Just like the Gardens has been, the Conservatory was visualized down to the final, most exacting detail. But what precisely was that vision?The word "conservatory" has two definitions. The first is a glassed-in garden that, rather than being utilitarian in nature, is more scientific or artistic—a place to display rare species or foster a contemplative state of mind. This has to be the definition Ginn was after, because he has built a glass dome on top of the clubhouse and put a fifty-foot palm tree under it. And the course itself is such an exquisite creation, so perfectly manicured and neatly contained within its symmetrical clear-cut of loblolly pine, that a giant glass dome over the entire thing wouldn’t be out of character.
Yet I think the second definition—an institution where students are groomed to perform drama or music at the highest level—better captures the spirit behind the project. I’m thinking specifically of classical music, the rich array of instruments that combine to form an orchestra and are suited perfectly to soar with the imagination. I picture Ginn acquiring the sorcerer’s cap and conductor’s baton and finding the world responding to his every command. As he and Tom Watson wave their hands, walking broomsticks dig up buckets of sand and pile them high into mountainous dunes. The deep holes become lakes and the shallow ones become bunkers that swoop this way and that, like whitecaps on the sea.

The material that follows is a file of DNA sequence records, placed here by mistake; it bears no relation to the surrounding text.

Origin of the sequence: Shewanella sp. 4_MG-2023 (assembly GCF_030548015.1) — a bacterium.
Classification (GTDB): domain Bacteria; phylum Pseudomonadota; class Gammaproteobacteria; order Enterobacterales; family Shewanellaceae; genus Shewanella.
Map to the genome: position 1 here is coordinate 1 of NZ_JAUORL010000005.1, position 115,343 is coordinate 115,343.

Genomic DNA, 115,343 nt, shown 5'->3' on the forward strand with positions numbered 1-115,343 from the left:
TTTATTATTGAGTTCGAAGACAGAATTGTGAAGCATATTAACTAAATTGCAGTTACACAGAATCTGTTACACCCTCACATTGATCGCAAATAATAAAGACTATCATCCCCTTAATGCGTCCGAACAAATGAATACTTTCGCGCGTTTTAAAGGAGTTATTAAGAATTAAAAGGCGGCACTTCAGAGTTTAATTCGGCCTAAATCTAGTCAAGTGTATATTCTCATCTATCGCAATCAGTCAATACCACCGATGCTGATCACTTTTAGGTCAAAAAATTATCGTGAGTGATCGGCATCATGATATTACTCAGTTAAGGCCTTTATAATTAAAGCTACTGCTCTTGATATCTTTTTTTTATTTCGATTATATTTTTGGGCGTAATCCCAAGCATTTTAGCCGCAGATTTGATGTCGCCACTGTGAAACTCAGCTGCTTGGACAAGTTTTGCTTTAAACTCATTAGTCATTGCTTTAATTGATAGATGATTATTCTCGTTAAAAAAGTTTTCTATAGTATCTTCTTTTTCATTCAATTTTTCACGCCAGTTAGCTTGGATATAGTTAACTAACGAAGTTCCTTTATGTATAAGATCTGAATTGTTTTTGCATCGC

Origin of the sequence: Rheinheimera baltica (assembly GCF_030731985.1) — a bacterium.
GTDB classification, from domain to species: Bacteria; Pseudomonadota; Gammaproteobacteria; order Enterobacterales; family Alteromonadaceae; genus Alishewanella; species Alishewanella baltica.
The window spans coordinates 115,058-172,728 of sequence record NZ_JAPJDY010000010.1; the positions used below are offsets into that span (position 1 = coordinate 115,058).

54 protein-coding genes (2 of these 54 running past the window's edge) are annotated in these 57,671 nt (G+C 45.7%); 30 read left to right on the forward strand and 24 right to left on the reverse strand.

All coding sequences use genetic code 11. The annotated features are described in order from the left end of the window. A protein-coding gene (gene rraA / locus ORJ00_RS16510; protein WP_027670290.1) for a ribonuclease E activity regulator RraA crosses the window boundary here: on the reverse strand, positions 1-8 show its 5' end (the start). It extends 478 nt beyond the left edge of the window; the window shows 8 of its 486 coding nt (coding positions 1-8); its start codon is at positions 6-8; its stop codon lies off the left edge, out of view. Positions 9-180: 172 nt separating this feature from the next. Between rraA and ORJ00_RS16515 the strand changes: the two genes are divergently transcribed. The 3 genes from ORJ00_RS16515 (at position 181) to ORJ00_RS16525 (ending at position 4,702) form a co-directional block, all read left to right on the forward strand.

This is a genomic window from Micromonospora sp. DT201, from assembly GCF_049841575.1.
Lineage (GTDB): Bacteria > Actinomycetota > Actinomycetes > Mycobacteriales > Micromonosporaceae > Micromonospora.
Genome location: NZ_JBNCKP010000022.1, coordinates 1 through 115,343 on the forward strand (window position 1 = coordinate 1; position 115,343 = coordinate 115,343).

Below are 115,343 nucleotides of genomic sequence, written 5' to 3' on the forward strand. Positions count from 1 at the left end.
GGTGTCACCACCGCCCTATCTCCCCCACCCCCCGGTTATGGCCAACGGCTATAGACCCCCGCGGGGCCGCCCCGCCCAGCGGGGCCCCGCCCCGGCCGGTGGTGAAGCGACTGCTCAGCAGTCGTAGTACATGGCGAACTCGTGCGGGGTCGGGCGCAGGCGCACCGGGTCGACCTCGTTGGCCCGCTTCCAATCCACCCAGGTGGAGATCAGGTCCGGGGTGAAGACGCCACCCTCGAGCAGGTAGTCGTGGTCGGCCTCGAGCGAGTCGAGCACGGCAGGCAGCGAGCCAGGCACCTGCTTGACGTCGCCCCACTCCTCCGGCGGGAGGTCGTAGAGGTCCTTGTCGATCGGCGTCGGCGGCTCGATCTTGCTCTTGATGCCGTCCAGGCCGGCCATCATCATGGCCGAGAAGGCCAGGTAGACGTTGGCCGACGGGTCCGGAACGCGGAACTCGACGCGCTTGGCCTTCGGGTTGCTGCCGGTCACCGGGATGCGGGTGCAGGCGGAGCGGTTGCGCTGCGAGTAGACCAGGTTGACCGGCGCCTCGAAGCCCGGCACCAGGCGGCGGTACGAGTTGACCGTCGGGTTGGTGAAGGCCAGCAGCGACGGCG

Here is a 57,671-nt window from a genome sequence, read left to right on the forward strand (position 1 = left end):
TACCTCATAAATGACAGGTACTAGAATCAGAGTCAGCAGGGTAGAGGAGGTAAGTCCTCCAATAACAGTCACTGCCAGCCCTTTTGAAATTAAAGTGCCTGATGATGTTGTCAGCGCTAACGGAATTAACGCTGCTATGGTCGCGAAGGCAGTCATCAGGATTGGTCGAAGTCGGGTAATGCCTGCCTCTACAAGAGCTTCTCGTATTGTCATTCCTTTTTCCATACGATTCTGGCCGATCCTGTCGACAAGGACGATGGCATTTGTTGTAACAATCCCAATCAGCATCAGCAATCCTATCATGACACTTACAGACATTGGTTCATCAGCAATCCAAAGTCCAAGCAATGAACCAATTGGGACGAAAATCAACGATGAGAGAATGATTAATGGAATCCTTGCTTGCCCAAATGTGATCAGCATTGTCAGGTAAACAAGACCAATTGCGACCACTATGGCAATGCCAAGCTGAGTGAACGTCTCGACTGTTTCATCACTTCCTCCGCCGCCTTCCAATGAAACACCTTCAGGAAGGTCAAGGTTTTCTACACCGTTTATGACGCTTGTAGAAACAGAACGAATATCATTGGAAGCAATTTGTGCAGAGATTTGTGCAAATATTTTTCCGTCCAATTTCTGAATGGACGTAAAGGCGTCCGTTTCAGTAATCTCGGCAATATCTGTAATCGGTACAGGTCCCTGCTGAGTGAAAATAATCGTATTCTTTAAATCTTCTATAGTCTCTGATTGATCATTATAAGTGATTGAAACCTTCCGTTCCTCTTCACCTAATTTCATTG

Watson’s course, which opened last year, beautifully captures that feeling. Indeed, the holes look like something a sorcerer might conjure up: cresting waves flowing eerily in opposite directions on the surface of a smooth sea. Thus his architectural style, on this course at least, is somewhere between the Augusta-smooth contouring of Tom Fazio and the links chaos of Tom Doak, which makes perfect sense for a soft-spoken gentleman from Kansas City who also happened to win five British Opens.
It’s all counterintuitive enough as to feel almost natural. In this regard, the Conservatory reminds me a little of a Pete Dye course, and indeed it is already being compared to Dye’s Stadium course at Sawgrass. I think that comparison has more to do with the fact that Dye’s Stadium is the standard by which all good courses in Florida are judged rather than any overt architectural similarities. Still, it’s high praise to be mentioned in the same breath as the Dye masterpiece, and the Conservatory certainly deserves it. Like the residential community that will blossom around it, it is the pitch-perfect execution of a man’s dream. It’s in this context that I’ve come to understand, even admire, Bobby Ginn’s entire creation at Hammock Beach. And every single person I talked to while staying there enjoyed it, as well: the conventioneers, the families with kids, the couples on a romantic holiday. There’s something for everybody. Even the grudging, tree-hugging journalist went away impressed.
Ginn Hammock Beach Resort
200 Ocean Crest Drive, Palm Coast, Florida. Rooms: from $289. Contact: 866-502-6228, hammockbeach.com.
Architect: Tom Watson, 2006. Yardage: 7,776. Par: 72. Slope: 155. Greens Fees: $99–$189.
Architect: Jack Nicklaus, 2000. Yardage: 7,201. Par: 72. Slope: 147. Greens Fees: $99–$189.